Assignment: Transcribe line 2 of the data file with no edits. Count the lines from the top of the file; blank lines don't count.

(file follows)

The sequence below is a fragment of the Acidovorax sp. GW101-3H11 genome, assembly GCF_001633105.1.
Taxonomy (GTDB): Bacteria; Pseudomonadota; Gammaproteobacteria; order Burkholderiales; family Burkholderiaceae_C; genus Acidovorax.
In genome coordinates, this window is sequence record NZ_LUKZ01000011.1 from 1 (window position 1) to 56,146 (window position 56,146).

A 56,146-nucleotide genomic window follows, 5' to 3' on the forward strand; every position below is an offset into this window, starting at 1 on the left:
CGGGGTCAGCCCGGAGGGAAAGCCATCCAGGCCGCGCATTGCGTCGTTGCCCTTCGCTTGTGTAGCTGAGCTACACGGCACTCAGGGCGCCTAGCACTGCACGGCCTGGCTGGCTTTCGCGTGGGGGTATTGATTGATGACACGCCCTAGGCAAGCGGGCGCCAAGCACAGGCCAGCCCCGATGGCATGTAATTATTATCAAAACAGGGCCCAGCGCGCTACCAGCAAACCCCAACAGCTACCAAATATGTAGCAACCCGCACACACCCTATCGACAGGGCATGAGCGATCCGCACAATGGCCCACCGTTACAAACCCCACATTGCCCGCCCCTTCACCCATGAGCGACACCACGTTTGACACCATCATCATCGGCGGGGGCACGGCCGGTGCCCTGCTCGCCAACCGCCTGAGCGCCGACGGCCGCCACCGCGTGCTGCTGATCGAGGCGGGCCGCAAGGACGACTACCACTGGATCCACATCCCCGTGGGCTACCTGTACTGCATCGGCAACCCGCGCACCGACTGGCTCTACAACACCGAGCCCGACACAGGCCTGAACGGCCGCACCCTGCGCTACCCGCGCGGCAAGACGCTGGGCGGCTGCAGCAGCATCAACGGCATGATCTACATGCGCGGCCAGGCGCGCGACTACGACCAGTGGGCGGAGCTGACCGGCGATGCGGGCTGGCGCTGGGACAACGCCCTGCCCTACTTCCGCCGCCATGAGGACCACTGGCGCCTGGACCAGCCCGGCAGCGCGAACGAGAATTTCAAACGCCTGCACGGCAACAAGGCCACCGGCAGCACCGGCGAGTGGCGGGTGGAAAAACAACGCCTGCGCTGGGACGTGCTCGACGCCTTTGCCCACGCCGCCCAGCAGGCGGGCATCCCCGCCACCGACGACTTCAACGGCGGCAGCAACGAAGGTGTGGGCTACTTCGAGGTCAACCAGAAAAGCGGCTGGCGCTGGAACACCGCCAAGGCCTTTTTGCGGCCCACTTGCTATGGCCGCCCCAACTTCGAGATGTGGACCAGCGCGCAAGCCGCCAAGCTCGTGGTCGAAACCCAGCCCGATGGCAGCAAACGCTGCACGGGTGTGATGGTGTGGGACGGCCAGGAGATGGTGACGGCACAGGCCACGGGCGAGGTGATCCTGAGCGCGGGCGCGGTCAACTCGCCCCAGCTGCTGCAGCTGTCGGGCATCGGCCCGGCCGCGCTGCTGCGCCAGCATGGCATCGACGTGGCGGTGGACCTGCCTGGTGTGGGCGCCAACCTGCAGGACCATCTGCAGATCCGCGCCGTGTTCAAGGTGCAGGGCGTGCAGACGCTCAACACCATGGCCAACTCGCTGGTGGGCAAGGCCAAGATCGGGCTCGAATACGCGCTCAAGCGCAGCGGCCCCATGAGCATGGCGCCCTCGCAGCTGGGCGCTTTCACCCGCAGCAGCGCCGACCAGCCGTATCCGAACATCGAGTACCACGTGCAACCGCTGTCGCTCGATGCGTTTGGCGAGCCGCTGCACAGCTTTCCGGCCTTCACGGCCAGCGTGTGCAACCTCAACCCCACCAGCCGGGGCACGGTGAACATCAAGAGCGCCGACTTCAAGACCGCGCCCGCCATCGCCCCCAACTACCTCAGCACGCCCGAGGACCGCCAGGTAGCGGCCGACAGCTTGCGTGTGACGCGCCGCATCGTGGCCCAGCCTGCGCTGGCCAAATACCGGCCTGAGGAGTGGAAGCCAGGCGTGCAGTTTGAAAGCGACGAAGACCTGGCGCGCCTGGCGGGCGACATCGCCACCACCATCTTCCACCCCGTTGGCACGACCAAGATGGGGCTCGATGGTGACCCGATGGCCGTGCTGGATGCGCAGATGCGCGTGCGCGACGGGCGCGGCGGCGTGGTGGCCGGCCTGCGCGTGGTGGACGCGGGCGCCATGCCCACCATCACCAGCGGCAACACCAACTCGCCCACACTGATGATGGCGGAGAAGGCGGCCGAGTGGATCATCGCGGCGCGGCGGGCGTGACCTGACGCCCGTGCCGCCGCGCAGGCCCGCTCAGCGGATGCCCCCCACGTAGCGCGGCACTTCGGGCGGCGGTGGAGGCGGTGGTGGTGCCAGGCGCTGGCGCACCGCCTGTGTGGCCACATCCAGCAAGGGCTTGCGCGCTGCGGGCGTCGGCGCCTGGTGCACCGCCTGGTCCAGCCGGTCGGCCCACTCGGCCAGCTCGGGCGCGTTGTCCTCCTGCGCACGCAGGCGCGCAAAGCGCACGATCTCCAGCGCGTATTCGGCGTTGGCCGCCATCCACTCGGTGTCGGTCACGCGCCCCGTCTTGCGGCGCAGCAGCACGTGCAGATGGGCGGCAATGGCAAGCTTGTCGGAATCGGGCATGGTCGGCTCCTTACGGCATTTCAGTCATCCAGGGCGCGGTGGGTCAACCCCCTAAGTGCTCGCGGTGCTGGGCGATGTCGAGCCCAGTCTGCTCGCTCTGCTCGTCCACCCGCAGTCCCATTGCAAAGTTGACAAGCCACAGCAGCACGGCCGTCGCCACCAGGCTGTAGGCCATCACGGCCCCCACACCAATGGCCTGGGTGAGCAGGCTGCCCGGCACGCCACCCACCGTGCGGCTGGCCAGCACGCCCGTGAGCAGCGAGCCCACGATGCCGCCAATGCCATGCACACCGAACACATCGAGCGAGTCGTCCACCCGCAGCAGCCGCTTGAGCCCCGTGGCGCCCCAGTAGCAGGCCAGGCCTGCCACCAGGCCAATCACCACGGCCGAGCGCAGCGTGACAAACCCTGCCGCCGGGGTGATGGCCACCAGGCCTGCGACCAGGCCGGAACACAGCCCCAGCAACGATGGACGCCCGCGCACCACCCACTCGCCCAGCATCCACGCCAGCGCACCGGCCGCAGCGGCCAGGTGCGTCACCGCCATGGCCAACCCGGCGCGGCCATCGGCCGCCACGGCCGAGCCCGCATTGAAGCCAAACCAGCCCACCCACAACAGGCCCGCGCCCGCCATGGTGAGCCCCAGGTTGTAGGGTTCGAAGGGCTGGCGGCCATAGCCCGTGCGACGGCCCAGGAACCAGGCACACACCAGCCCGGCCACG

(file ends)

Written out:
Taxonomy (GTDB): Bacteria; Pseudomonadota; Gammaproteobacteria; order Burkholderiales; family Burkholderiaceae_C; genus Acidovorax.